A Breath of Fresh Air

Amulya Malladi pulls off the difficult task of writing a love story centered on the deadly 1984 gas leak in Bhopal, India

 By Amulya Malladi
Ballantine Books (2002), $23.95

Amulya Malladi's gemlike first novel has a provocative, almost absurd concept -- it's a love story framed by the horrifying Union Carbide gas leak in Bhopal, India, in 1984. In the midst of that disaster we meet Anjali, who barely escapes after being abandoned by her unfaithful husband, Prakash. Sixteen years later, when most of Fresh Air takes place, the Bhopal legacy persists; Anjali has divorced Prakash (an act that her class- and face-obsessed parents deeply resent), remarried, and had a son, whose lungs are deteriorating rapidly. When Anjali and Prakash spot each other one day at a market, a long thread of memories, fears, and old resentments begins unspooling. "Prakash had no idea what we had been through," Anjali says, "and how much he was to blame."

Melodramatic? You bet. Built on too-familiar notions about womanhood, fidelity, and family? That, too. But the quality of Malladi's writing elevates Fresh Air well above standard-issue book-club fodder, and her strong control over plot helps her avoid the overwritten narrative drift that plagues most first novels. The prose in A Breath of Fresh Air is economical, more Raymond Carver than Bharati Mukherjee; shifting between the voices of Anjali, her second husband, Sandeep, and Prakash, the first-person narrations offer no more description than is necessary and no more dialogue than we need. Benign conversations about sex, family, history, and death gain heft as the novel progresses, and the three main characters achieve a surprising amount of depth for all the book's simplicity. It's Anjali's story, but Prakash's anxiety over his failed marriage creates some of the novel's best-rendered moments (his fixation on his army uniform; his sputtering, passive-aggressive speech).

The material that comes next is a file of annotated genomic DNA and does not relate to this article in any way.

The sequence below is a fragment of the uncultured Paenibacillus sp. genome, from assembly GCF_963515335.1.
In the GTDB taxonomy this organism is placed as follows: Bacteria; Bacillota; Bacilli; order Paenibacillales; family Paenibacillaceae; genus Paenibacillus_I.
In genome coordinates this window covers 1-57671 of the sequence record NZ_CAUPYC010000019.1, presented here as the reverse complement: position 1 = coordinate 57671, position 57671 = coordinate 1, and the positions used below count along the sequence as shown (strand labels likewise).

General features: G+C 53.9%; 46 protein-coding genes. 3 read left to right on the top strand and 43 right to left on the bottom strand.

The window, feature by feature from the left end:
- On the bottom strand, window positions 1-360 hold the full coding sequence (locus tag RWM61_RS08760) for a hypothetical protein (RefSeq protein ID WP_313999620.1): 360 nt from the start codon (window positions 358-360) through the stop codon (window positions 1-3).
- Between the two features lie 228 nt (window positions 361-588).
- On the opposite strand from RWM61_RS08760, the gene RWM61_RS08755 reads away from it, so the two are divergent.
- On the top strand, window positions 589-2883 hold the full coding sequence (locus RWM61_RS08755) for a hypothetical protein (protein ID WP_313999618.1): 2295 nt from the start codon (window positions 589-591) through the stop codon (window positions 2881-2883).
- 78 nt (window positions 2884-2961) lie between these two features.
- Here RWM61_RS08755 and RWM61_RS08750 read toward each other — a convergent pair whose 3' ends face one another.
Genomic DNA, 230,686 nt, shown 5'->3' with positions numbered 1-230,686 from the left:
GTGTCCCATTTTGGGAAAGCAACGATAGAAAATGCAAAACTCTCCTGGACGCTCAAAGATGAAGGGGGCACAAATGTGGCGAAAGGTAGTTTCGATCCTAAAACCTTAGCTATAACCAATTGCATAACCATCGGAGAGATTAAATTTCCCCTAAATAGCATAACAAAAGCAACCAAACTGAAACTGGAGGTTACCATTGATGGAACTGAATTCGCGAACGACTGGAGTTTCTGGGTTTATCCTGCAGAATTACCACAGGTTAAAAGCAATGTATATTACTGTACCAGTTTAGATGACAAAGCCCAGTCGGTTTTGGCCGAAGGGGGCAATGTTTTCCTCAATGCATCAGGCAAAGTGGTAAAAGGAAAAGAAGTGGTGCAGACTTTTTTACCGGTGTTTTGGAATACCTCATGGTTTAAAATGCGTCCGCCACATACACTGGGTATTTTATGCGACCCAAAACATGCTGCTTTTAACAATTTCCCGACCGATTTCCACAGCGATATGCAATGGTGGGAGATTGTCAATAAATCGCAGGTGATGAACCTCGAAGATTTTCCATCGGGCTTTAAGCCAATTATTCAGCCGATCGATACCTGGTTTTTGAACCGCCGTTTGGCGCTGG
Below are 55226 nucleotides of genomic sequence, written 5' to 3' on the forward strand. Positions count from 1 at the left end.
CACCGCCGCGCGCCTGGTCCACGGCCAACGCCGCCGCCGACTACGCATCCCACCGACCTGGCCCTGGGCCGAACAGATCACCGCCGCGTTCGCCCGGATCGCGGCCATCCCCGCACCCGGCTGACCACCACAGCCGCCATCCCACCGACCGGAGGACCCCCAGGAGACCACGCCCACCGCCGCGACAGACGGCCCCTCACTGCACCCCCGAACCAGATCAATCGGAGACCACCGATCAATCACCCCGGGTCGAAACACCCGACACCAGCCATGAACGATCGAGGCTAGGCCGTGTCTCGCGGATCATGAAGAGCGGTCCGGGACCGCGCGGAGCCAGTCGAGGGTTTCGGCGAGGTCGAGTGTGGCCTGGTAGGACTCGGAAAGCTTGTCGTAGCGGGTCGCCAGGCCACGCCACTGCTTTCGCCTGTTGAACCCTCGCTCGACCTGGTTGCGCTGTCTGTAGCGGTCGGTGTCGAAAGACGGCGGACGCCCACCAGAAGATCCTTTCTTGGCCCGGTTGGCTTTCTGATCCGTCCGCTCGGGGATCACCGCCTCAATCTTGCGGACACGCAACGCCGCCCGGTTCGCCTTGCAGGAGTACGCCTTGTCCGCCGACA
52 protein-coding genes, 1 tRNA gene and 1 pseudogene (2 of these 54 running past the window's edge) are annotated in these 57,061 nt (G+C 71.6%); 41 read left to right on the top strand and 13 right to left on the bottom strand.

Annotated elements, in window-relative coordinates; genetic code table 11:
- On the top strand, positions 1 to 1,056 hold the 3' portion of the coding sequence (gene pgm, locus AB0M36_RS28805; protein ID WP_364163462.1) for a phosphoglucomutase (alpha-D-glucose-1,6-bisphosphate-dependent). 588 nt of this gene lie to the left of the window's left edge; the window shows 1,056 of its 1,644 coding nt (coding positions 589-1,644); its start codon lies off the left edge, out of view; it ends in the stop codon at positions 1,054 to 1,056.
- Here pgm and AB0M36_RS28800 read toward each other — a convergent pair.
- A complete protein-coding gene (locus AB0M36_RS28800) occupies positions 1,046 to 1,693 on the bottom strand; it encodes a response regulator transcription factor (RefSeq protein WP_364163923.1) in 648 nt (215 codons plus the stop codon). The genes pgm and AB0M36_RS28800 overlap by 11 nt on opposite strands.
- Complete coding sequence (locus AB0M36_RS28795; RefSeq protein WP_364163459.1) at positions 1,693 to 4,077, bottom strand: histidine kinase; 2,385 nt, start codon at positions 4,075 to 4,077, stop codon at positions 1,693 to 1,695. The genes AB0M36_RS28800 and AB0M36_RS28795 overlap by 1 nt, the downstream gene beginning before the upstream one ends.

The end result of this dynamic is easy to figure out. (The sick child is a metaphor for the past; the book is about letting go of the past: Take a guess at what happens.) But Carver's dynamics were simple, too. The trip is what matters. Plainly told, Malladi's story is a fine study of the tenuous control we have over love and memory.

 
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